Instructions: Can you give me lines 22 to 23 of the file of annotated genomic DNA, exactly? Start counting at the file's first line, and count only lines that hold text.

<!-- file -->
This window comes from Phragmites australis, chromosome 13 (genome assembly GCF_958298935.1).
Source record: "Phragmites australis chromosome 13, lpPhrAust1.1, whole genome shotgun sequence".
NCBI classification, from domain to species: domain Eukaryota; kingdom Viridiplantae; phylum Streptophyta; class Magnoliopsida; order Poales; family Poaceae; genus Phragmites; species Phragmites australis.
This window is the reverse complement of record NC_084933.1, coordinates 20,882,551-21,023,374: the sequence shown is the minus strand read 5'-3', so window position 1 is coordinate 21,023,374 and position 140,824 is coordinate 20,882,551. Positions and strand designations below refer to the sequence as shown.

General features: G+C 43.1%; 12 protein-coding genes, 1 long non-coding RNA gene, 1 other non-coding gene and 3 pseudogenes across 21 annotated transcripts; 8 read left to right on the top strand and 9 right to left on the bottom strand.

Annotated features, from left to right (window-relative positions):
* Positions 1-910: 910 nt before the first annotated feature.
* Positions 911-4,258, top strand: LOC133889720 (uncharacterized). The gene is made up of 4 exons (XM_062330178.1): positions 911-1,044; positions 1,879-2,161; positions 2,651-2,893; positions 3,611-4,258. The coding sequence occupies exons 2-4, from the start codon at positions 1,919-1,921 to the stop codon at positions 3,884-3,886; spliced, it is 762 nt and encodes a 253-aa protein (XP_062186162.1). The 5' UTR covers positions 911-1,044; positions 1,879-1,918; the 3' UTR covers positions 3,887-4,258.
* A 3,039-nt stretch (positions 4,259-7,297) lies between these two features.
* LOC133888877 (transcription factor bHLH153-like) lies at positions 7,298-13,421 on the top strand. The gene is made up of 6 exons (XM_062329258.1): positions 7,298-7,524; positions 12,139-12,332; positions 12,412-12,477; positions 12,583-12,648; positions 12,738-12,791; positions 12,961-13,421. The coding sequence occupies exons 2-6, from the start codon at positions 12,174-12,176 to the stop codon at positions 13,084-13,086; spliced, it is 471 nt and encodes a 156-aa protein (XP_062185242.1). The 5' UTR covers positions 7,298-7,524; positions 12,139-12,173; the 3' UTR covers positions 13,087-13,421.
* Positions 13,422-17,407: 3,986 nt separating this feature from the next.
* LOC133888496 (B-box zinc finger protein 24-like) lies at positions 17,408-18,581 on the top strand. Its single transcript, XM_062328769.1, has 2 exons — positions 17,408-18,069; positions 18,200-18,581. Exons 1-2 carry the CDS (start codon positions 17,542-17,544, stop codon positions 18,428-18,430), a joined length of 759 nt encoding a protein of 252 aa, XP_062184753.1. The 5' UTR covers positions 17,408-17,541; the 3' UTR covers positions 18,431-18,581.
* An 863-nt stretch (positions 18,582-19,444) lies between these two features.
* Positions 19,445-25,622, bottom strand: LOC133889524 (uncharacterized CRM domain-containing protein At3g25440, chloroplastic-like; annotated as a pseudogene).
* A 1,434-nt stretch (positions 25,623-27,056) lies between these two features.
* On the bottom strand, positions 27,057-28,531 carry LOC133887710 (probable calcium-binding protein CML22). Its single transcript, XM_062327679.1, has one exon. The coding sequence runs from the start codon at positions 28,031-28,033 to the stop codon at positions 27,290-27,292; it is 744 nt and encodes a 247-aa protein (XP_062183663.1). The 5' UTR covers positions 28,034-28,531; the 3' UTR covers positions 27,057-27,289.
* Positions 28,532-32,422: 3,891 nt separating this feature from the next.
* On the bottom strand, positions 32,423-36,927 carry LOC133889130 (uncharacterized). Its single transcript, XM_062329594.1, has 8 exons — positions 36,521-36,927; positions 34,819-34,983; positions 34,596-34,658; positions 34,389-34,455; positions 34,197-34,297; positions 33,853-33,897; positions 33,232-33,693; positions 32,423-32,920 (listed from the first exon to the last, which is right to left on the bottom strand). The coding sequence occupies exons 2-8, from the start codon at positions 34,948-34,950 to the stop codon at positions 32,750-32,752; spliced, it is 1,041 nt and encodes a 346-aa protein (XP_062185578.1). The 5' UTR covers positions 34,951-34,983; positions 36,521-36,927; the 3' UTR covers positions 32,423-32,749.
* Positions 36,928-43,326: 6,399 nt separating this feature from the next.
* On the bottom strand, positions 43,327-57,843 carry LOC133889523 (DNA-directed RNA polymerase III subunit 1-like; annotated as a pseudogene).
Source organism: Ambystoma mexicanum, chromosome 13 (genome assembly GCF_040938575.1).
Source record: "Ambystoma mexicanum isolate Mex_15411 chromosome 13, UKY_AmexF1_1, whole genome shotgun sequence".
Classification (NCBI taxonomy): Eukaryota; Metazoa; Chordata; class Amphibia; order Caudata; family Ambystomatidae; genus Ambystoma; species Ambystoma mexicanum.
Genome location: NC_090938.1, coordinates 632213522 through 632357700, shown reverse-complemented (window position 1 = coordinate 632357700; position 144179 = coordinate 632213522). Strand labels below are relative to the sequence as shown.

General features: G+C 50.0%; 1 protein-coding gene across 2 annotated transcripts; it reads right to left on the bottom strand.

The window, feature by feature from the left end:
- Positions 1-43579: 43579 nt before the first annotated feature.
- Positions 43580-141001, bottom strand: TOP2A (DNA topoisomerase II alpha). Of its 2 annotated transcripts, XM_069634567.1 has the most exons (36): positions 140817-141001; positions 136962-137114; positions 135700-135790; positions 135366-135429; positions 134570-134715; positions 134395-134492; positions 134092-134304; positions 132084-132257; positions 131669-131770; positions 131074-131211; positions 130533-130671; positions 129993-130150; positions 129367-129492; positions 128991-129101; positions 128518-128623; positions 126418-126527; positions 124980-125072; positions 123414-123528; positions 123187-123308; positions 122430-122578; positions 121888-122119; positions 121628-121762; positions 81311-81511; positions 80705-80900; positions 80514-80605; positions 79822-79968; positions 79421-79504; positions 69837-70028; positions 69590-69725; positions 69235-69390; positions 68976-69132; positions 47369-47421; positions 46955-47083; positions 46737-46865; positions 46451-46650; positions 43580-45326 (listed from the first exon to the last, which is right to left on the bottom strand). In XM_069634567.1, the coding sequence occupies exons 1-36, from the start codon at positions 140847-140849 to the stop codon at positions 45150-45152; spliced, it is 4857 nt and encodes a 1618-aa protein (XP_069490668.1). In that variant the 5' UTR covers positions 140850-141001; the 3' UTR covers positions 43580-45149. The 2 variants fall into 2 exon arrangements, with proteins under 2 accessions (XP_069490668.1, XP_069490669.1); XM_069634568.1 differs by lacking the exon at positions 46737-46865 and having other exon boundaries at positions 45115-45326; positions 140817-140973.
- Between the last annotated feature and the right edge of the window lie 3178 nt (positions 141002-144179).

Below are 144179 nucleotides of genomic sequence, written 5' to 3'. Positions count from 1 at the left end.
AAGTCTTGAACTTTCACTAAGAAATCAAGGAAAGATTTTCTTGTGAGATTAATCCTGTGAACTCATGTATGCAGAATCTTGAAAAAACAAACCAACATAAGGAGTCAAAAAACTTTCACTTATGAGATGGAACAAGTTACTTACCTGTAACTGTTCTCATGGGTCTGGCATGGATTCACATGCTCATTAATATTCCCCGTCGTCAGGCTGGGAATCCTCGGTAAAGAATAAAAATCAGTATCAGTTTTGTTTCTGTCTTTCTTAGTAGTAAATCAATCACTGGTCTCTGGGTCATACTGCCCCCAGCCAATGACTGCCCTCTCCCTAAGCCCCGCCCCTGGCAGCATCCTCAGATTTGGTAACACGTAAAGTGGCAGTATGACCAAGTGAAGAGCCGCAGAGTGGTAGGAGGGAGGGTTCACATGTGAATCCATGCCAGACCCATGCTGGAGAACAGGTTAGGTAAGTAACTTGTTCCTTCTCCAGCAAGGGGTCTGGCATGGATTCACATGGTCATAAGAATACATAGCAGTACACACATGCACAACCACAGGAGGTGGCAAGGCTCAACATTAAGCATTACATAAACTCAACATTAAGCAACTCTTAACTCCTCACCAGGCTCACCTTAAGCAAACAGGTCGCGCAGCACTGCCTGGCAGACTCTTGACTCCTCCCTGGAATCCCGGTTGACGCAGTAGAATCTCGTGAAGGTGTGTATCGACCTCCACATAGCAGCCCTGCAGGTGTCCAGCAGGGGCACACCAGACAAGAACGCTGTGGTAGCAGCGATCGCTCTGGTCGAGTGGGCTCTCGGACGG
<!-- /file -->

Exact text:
Source record: "Ambystoma mexicanum isolate Mex_15411 chromosome 13, UKY_AmexF1_1, whole genome shotgun sequence".
Classification (NCBI taxonomy): Eukaryota; Metazoa; Chordata; class Amphibia; order Caudata; family Ambystomatidae; genus Ambystoma; species Ambystoma mexicanum.